Endocannabinoid system: Potential novel targets for treatment of schizophrenia

Research output: Contribution to journalReview article

Abstract

Accumulating epidemiological evidences suggest that cannabis use during adolescence is a potential environmental risk for the development of psychosis, including schizophrenia. Consistently, clinical and preclinical studies, using pharmacological approaches and genetically engineered animals to target endocannabinoid signaling, reveal the multiple varieties of endocannabinoid system-mediated human and animal behaviors, including cognition and emotion. Recently, there has been substantial progress in understanding the molecular mechanisms of the endocannabinoid system for synaptic communications in the central nervous system. Furthermore, the impact of endocannabinoid signaling on diverse cellular processes during brain development has emerged. Thus, although schizophrenia has etiological complexities, including genetic heterogeneities and multiple environmental factors, it now becomes crucial to explore molecular pathways of convergence of genetic risk factors and endocannabinoid signaling, which may provide us with clues to find novel targets for therapeutic intervention. In this review, epidemiological, clinical, and pathological evidences on the role of the endocannabinoid system in the pathophysiologies of schizophrenia will be presented. We will also make a brief overview of the recent progress in understanding molecular mechanisms of the endocannabinoid system for brain development and function, with particular focus on cannabinoid receptor type 1 (CB1R)-mediated cascade, the most well-characterized cannabinoid receptor. Lastly, we will discuss the potential of the endocannabinoid system in finding novel therapeutic targets for prevention and treatment of schizophrenia.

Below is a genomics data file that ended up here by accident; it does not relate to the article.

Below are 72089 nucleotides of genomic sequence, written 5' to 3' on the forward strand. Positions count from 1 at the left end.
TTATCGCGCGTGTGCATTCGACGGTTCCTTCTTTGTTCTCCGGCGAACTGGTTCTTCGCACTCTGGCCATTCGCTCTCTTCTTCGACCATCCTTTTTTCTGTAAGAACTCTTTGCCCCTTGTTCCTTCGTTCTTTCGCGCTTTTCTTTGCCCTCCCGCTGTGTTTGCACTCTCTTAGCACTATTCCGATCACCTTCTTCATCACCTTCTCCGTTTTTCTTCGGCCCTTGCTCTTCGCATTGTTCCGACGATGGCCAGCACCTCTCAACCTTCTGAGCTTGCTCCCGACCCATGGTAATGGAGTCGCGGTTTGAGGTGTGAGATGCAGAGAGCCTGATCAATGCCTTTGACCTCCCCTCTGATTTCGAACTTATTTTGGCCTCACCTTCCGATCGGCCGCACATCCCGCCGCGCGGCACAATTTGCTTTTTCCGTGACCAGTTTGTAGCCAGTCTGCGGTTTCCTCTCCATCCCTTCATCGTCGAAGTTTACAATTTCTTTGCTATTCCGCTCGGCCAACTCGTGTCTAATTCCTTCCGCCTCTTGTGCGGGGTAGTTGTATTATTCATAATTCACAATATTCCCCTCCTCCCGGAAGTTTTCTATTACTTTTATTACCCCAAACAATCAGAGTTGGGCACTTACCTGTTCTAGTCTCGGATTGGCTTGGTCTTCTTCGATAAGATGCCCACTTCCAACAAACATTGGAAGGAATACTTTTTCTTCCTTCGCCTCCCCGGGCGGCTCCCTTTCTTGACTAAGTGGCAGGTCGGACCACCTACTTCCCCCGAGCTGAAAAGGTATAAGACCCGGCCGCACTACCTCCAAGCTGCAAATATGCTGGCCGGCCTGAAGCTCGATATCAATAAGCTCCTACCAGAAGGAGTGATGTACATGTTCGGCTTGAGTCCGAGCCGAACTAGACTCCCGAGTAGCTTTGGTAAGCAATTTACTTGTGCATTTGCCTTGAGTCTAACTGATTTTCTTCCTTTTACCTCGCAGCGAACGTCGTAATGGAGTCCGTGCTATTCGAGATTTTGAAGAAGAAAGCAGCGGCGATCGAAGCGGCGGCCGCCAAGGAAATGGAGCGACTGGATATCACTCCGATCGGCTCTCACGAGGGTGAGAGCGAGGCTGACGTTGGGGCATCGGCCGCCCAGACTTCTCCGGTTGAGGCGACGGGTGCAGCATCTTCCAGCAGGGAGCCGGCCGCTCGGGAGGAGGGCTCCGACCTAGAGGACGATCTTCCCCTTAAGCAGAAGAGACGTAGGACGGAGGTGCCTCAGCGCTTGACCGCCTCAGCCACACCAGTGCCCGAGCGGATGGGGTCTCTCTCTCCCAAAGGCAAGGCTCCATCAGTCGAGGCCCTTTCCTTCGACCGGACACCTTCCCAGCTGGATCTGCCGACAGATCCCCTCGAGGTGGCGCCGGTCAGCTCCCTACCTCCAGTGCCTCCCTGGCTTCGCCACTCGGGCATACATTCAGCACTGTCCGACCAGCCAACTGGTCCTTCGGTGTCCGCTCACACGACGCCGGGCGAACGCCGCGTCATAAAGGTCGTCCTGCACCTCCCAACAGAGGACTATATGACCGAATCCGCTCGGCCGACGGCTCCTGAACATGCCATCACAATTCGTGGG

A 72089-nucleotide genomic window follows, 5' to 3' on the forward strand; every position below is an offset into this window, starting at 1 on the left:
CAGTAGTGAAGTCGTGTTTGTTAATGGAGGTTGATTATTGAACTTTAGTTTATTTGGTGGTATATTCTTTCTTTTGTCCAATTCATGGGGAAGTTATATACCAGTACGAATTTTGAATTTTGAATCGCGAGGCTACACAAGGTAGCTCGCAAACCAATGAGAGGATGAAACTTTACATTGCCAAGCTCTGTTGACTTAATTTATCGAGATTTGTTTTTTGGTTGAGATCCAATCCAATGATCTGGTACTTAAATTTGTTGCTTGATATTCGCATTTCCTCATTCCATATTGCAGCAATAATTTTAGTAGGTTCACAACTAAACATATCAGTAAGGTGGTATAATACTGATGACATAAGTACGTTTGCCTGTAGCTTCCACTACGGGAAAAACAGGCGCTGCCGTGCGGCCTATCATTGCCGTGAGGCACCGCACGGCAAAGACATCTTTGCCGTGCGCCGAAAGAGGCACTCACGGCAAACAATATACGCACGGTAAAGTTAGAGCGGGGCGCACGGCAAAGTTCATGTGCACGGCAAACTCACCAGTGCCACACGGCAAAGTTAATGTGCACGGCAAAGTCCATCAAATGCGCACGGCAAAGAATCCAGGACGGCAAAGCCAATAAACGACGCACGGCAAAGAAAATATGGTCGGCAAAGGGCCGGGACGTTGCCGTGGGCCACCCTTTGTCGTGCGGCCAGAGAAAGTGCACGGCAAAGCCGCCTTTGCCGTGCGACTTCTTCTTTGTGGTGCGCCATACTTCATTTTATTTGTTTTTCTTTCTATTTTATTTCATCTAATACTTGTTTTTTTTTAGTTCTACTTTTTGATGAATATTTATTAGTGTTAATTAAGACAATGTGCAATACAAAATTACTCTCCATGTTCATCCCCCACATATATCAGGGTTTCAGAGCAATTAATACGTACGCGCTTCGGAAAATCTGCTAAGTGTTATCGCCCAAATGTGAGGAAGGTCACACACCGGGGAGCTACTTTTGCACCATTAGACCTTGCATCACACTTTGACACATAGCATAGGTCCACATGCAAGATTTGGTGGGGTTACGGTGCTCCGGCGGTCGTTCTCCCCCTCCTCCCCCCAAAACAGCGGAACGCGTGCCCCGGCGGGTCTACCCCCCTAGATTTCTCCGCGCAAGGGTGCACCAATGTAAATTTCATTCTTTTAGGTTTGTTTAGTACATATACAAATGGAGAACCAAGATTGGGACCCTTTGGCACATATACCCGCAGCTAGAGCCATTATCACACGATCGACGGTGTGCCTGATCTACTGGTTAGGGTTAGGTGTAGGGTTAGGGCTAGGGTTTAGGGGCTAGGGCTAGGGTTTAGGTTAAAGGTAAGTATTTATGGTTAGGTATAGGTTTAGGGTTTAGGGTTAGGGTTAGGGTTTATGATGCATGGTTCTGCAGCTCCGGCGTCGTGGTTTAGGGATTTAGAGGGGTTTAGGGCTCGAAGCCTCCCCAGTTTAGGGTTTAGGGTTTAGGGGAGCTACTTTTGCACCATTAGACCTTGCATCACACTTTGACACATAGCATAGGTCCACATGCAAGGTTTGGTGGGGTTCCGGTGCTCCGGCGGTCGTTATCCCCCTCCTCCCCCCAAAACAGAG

Original languageEnglish (US)
Pages (from-to)10-17
Number of pages8
JournalNeurobiology of Disease
Volume53
DOIs
StatePublished - May 2013

Keywords

  • Cannabis
  • Endocannabinoid system
  • Environmental factor
  • Genetic risk factor
  • Schizophrenia

ASJC Scopus subject areas

  • Neurology

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